"I told my landlord that I might have trouble paying the rent if I get furloughed," said the caller, a government secretary.

"I told him if I'm furloughed one day a week that's a 20 percent cut . . . and my agency is planning on 22 furlough days. He laughed. He said he hadn't heard anything about furloughs. He said his brother-in-law works for the government and he hadn't heard anything either. He wants the rent on time." The caller asked if I had any advice. Yes. For him, not her:

Dear Landlord:

Please go to a TV set. Turn to a channel that isn't full-time rock video or mud wrestling. Or listen to the radio. Best of all, read a newspaper! Get a second source (other than your G-man brother-in-law) as to what's happening.

About 80 percent of the federal work force is facing furloughs -- ranging from 15 to 180 days. In two agencies, employees could be furloughed 255 of the next 260 days.

Either your brother-in-law is one of the few not on the prospective furlough list or he is your current-affairs awareness twin.

Unless Congress approves a budget by Oct. 1 (the start of the new fiscal year), agencies will start sending people home. There are more than 360,000 federal workers here. Most will be furloughed one, two or three days a week between now and Christmas should the furloughs last that long. Each furlough day means a $70 million pay cut for Washington.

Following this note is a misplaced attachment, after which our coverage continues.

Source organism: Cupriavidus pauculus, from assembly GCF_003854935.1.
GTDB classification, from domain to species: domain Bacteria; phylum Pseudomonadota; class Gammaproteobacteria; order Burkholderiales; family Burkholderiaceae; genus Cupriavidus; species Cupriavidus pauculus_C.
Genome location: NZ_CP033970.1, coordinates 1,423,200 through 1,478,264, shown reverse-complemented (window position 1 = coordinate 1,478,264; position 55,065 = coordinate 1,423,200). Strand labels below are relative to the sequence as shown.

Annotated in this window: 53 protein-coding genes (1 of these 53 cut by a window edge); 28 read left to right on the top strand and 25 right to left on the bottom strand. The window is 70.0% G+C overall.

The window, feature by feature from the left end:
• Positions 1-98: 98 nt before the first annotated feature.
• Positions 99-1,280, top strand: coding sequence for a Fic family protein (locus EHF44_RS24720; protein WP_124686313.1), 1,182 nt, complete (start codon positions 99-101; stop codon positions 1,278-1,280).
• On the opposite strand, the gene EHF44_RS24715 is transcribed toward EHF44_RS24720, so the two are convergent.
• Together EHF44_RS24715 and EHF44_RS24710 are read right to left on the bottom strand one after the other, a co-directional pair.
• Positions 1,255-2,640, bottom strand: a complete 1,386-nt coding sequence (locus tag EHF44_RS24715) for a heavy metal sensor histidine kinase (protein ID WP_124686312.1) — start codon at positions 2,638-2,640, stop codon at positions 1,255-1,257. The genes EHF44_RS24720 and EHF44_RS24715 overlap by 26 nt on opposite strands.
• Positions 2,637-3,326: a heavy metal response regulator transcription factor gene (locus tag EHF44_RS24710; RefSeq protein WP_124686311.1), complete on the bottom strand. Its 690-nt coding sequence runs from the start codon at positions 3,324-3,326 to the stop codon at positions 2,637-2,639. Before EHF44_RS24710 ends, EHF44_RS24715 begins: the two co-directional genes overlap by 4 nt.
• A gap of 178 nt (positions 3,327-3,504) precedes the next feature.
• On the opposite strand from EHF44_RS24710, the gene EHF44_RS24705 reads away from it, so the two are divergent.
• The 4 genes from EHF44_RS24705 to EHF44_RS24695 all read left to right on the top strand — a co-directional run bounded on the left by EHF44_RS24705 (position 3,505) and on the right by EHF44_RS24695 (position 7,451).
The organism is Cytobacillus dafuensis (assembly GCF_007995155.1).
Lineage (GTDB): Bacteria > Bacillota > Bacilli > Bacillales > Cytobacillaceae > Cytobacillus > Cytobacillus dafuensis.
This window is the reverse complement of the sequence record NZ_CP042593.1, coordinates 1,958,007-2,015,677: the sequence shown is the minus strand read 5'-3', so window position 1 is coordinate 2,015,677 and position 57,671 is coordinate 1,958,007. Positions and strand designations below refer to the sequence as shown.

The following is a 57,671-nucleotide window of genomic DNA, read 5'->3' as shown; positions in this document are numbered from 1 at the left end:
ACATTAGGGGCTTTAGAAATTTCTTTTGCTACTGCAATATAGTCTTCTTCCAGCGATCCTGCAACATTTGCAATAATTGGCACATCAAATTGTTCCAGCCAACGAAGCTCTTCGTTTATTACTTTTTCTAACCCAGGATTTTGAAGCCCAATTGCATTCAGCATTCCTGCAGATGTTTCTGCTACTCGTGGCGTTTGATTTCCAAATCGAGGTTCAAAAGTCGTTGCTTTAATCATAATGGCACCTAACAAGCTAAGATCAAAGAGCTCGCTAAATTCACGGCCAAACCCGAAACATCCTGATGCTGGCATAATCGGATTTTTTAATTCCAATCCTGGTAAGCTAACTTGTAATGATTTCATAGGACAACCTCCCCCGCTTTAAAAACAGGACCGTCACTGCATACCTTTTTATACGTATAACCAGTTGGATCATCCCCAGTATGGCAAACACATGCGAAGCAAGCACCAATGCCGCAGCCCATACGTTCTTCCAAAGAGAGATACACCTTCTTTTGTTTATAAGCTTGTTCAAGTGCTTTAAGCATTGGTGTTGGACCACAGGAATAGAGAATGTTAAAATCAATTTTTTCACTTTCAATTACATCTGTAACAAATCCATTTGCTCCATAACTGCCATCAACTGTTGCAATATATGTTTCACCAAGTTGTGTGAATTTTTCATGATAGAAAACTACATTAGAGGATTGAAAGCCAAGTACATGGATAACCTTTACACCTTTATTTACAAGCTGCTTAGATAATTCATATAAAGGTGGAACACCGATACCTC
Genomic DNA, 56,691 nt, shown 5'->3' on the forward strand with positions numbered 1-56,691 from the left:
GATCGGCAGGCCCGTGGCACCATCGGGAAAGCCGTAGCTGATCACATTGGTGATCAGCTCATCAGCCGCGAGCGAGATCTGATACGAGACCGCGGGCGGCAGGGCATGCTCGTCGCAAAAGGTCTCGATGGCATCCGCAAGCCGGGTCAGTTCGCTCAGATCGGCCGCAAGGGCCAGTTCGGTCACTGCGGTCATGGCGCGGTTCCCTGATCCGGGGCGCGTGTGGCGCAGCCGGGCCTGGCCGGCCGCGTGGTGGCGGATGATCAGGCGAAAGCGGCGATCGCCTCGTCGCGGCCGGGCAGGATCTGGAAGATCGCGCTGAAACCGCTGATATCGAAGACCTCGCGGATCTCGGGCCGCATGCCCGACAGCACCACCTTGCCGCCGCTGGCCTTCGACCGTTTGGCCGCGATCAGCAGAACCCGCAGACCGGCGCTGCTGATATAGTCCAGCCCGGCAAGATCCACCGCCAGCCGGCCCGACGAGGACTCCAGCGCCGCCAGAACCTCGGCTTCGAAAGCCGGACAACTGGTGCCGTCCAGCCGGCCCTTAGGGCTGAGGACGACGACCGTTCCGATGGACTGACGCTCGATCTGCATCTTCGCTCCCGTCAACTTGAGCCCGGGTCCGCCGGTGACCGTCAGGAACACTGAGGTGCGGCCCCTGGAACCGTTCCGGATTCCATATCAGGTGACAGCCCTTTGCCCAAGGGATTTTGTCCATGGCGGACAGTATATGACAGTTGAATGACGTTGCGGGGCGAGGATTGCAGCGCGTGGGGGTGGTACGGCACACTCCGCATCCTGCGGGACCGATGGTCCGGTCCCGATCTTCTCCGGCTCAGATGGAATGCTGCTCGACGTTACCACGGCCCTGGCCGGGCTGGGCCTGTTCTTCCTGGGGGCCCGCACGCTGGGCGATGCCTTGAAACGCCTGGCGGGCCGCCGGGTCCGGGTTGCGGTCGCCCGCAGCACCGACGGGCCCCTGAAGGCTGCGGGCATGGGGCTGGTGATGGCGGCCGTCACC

Can't happen? Wrong. It happened in 1982, when the budget squabble was less serious than it is now.

Some examples of how agencies plan to cope with furloughs -- if they come:

Defense Intelligence Agency workers are slated for 15 furlough days between Oct. 15 and Dec. 1. Most likely, workers will be furloughed two days per week for the first seven weeks, and one day in the last week of the period.

Most agencies -- such as Interior, Labor and the National Institutes of Health -- have planned for so-called short furloughs. That means 22 days or less during the fiscal year. But all are prepared to add more days in the unlikely event the budget impasse continues a long time.

The Air Force last week sent out furlough warning notices to more than 200,000 civilians, including about 6,000 here. Other defense agencies are doing the same.

The Office of Personnel Management reluctantly scuttled (on legal grounds) agency plans to let employees pile up lots of extra hours the final week of this fiscal year to offset the crunch that could await them in October.

The Interior Department is seeking a legal ruling to determine if U.S. Park Police pensions can be paid if the budget isn't approved.

Workers at the Delaware River Commission and the Susquehanna River Commission, tiny agencies with only four employees, may have the ultimate furlough horror story. Jeannette Gordon and Barbara Cranford, for example, are slated to be furloughed 255 consecutive days starting in October.

The idea of furloughs may be dumb, and costly, and wasteful. And unnecessary. But right now, furloughs are a very real possibility.